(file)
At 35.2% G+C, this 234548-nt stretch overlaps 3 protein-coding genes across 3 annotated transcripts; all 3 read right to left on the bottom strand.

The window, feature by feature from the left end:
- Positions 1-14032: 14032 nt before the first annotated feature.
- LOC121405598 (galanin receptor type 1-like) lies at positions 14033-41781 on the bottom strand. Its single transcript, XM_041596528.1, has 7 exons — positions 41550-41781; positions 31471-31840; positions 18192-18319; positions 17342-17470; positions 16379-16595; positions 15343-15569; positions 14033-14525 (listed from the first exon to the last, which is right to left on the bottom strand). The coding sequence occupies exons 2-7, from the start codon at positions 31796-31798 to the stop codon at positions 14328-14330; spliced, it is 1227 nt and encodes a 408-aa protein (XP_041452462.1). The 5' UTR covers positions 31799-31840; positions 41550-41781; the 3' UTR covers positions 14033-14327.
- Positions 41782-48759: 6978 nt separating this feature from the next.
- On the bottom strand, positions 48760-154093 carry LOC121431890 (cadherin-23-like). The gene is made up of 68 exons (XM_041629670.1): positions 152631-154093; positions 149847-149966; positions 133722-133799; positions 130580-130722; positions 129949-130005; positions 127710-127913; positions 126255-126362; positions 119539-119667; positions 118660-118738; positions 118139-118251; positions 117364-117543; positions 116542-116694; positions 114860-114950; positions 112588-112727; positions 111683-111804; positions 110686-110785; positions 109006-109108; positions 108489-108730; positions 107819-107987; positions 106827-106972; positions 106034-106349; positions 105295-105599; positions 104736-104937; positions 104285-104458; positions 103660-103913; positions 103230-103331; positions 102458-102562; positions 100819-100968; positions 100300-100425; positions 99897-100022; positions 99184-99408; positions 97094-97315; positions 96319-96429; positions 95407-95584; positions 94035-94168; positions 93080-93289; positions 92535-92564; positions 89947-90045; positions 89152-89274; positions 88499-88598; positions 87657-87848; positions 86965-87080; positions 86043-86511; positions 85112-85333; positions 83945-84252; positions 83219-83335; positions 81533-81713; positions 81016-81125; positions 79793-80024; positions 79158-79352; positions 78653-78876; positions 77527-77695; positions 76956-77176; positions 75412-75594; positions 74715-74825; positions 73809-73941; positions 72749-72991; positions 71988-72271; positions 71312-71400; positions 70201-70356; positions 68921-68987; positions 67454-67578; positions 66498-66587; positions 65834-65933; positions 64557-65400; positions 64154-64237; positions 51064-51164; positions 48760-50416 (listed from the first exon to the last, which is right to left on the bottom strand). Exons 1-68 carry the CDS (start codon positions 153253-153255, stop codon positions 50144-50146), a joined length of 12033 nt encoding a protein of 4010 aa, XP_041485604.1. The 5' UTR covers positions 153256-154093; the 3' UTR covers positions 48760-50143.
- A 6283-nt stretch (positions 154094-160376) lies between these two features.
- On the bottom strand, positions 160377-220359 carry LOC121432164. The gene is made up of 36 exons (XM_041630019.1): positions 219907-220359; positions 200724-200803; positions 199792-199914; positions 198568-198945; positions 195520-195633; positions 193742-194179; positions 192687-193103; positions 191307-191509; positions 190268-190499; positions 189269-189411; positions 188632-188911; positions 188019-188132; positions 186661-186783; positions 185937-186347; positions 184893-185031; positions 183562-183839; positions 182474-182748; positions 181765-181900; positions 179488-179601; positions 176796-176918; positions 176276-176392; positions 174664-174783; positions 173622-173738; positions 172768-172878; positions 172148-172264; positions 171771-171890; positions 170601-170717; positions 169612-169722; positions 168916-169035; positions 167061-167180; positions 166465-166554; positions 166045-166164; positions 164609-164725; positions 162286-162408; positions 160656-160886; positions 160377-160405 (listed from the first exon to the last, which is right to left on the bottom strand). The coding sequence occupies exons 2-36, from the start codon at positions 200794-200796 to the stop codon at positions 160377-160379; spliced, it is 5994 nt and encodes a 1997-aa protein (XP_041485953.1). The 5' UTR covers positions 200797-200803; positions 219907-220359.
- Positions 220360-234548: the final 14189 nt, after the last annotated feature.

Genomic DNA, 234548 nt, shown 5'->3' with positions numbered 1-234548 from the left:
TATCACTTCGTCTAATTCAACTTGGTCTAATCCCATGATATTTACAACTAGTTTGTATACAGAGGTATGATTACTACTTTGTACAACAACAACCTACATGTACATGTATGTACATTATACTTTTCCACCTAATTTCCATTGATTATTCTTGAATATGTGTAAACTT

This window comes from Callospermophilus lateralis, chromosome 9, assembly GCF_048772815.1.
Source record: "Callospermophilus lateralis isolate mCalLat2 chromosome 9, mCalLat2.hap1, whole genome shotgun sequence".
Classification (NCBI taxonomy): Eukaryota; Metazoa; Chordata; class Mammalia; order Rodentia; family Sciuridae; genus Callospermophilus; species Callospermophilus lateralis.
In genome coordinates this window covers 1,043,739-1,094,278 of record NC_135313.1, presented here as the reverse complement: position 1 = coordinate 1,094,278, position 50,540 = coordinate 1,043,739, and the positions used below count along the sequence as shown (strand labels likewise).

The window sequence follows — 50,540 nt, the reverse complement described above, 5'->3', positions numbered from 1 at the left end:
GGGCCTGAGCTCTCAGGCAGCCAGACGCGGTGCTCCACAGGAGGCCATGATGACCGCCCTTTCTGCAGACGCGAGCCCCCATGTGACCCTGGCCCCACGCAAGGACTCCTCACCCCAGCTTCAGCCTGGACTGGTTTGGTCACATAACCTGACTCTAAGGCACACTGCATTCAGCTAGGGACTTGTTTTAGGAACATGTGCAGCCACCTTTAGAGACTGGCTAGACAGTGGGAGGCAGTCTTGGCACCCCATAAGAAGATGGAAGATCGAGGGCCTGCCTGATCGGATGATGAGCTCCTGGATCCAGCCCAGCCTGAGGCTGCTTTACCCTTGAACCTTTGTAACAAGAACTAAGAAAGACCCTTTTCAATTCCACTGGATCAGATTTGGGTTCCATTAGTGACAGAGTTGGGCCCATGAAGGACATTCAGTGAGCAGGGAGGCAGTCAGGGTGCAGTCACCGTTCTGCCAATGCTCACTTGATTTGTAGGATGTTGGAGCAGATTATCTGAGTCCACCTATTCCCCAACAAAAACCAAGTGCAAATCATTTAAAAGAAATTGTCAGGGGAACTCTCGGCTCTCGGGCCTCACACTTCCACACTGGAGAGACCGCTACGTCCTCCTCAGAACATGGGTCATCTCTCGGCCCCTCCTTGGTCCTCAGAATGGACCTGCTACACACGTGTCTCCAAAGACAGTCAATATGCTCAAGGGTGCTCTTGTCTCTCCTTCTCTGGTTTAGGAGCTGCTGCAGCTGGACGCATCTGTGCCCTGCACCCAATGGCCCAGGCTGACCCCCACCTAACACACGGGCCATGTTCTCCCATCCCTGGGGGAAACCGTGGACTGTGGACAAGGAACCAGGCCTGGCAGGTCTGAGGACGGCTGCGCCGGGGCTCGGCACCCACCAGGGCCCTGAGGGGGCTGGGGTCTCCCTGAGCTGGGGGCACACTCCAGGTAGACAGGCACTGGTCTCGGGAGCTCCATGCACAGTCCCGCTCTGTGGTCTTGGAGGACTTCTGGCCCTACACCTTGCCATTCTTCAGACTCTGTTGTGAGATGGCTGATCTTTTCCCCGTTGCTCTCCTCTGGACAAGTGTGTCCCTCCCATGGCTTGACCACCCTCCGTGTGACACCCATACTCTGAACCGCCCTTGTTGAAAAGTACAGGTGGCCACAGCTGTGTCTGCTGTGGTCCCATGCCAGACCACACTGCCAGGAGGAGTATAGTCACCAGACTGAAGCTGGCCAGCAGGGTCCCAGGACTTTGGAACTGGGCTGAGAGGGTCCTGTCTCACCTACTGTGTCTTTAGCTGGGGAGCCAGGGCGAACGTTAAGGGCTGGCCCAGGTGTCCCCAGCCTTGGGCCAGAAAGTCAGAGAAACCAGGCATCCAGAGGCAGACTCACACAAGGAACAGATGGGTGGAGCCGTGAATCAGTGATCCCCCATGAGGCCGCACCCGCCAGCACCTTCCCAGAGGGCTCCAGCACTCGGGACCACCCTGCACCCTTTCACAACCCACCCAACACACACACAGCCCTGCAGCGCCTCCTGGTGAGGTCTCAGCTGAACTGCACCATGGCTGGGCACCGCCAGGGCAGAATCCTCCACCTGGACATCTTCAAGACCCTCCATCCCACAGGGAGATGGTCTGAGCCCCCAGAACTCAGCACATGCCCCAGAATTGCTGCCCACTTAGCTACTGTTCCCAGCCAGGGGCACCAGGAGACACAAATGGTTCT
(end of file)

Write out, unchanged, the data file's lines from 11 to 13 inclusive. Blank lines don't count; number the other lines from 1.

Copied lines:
TATCACTTCGTCTAATTCAACTTGGTCTAATCCCATGATATTTACAACTAGTTTGTATACAGAGGTATGATTACTACTTTGTACAACAACAACCTACATGTACATGTATGTACATTATACTTTTCCACCTAATTTCCATTGATTATTCTTGAATATGTGTAAACTT

This window comes from Callospermophilus lateralis, chromosome 9, assembly GCF_048772815.1.
Source record: "Callospermophilus lateralis isolate mCalLat2 chromosome 9, mCalLat2.hap1, whole genome shotgun sequence".